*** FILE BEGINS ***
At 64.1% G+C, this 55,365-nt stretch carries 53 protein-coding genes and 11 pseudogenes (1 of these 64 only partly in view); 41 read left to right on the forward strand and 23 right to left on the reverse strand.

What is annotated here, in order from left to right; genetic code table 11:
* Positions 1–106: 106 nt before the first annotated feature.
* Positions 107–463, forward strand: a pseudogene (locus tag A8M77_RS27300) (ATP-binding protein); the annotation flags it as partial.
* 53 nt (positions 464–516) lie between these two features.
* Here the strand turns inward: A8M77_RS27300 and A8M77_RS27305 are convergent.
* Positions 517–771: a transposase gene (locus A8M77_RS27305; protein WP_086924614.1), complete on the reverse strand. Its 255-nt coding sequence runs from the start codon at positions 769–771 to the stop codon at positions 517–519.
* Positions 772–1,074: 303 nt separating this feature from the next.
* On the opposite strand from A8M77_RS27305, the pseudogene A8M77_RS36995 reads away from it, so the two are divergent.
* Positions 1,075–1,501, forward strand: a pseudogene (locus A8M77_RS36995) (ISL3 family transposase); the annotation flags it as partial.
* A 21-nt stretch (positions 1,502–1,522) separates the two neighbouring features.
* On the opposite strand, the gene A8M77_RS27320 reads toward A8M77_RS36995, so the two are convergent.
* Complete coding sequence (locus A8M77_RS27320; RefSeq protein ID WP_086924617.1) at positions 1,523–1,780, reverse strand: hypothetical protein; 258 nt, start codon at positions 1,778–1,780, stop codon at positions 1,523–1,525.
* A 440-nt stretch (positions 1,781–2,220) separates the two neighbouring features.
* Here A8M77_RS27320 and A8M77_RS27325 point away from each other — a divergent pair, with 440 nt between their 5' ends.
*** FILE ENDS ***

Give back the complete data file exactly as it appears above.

At 64.1% G+C, this 55,365-nt stretch carries 53 protein-coding genes and 11 pseudogenes (1 of these 64 only partly in view); 41 read left to right on the forward strand and 23 right to left on the reverse strand.

What is annotated here, in order from left to right; genetic code table 11:
* Positions 1–106: 106 nt before the first annotated feature.
* Positions 107–463, forward strand: a pseudogene (locus tag A8M77_RS27300) (ATP-binding protein); the annotation flags it as partial.
* 53 nt (positions 464–516) lie between these two features.
* Here the strand turns inward: A8M77_RS27300 and A8M77_RS27305 are convergent.
* Positions 517–771: a transposase gene (locus A8M77_RS27305; protein WP_086924614.1), complete on the reverse strand. Its 255-nt coding sequence runs from the start codon at positions 769–771 to the stop codon at positions 517–519.
* Positions 772–1,074: 303 nt separating this feature from the next.
* On the opposite strand from A8M77_RS27305, the pseudogene A8M77_RS36995 reads away from it, so the two are divergent.
* Positions 1,075–1,501, forward strand: a pseudogene (locus A8M77_RS36995) (ISL3 family transposase); the annotation flags it as partial.
* A 21-nt stretch (positions 1,502–1,522) separates the two neighbouring features.
* On the opposite strand, the gene A8M77_RS27320 reads toward A8M77_RS36995, so the two are convergent.
* Complete coding sequence (locus A8M77_RS27320; RefSeq protein ID WP_086924617.1) at positions 1,523–1,780, reverse strand: hypothetical protein; 258 nt, start codon at positions 1,778–1,780, stop codon at positions 1,523–1,525.
* A 440-nt stretch (positions 1,781–2,220) separates the two neighbouring features.
* Here A8M77_RS27320 and A8M77_RS27325 point away from each other — a divergent pair, with 440 nt between their 5' ends.